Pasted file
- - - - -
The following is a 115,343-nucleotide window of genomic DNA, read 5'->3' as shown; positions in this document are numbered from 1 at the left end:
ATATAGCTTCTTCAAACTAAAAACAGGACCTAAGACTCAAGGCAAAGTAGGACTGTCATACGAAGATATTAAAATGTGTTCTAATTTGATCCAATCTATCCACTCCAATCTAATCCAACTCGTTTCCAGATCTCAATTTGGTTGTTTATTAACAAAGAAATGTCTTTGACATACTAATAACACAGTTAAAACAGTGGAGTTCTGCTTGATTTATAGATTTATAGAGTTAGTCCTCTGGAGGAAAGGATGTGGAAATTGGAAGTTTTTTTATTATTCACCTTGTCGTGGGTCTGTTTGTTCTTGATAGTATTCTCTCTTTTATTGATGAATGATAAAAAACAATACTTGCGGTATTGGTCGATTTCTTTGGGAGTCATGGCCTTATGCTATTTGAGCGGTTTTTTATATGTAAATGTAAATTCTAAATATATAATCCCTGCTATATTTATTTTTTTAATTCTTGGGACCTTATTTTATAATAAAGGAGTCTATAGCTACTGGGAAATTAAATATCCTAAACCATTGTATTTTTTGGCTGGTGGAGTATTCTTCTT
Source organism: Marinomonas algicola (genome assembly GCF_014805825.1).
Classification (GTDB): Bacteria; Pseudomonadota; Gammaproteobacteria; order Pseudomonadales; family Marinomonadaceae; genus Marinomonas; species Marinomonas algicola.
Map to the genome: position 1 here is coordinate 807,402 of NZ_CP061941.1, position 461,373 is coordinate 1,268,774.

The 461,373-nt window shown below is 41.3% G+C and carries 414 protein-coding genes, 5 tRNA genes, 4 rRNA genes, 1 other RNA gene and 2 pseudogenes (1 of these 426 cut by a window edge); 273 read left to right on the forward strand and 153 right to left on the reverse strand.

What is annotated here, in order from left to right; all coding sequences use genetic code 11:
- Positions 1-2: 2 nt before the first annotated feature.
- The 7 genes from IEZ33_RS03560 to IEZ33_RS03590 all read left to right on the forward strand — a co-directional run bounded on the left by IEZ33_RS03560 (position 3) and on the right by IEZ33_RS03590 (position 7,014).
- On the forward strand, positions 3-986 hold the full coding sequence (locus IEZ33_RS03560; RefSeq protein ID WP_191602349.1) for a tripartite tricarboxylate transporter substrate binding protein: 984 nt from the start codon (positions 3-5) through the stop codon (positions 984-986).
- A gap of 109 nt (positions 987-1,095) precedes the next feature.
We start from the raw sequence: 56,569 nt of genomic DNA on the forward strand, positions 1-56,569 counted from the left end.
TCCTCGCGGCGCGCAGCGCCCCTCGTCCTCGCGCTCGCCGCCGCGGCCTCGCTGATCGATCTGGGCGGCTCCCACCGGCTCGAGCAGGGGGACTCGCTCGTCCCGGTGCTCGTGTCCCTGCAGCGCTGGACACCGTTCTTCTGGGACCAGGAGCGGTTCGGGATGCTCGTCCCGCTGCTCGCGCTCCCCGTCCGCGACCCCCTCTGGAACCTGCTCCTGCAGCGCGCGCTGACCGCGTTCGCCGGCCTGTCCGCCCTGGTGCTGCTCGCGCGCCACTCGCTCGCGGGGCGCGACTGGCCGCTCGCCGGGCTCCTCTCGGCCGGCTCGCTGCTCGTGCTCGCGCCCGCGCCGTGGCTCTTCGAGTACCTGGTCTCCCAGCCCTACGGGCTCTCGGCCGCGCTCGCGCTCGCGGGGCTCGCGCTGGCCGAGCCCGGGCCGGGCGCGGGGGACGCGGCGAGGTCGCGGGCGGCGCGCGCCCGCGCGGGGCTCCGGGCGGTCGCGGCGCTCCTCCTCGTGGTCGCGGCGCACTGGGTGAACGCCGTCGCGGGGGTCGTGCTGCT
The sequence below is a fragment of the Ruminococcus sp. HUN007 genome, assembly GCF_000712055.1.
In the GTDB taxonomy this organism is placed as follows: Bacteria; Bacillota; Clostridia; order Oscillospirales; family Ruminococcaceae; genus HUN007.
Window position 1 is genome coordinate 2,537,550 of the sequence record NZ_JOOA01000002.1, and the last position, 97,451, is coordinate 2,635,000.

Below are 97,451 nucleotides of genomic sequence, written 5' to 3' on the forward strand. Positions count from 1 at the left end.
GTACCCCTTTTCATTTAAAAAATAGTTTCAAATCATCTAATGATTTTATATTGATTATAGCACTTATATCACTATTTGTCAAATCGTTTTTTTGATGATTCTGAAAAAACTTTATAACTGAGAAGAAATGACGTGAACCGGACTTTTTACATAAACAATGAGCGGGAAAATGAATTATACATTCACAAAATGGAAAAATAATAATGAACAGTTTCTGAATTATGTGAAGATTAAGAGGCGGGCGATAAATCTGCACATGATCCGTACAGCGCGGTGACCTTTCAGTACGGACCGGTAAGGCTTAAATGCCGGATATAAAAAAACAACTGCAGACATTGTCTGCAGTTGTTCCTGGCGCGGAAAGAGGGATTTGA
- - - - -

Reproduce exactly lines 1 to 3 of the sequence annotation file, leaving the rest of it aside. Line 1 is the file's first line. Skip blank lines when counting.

The following is a 115,343-nucleotide window of genomic DNA, read 5'->3' as shown; positions in this document are numbered from 1 at the left end:
ATATAGCTTCTTCAAACTAAAAACAGGACCTAAGACTCAAGGCAAAGTAGGACTGTCATACGAAGATATTAAAATGTGTTCTAATTTGATCCAATCTATCCACTCCAATCTAATCCAACTCGTTTCCAGATCTCAATTTGGTTGTTTATTAACAAAGAAATGTCTTTGACATACTAATAACACAGTTAAAACAGTGGAGTTCTGCTTGATTTATAGATTTATAGAGTTAGTCCTCTGGAGGAAAGGATGTGGAAATTGGAAGTTTTTTTATTATTCACCTTGTCGTGGGTCTGTTTGTTCTTGATAGTATTCTCTCTTTTATTGATGAATGATAAAAAACAATACTTGCGGTATTGGTCGATTTCTTTGGGAGTCATGGCCTTATGCTATTTGAGCGGTTTTTTATATGTAAATGTAAATTCTAAATATATAATCCCTGCTATATTTATTTTTTTAATTCTTGGGACCTTATTTTATAATAAAGGAGTCTATAGCTACTGGGAAATTAAATATCCTAAACCATTGTATTTTTTGGCTGGTGGAGTATTCTTCTT
Source organism: Marinomonas algicola (genome assembly GCF_014805825.1).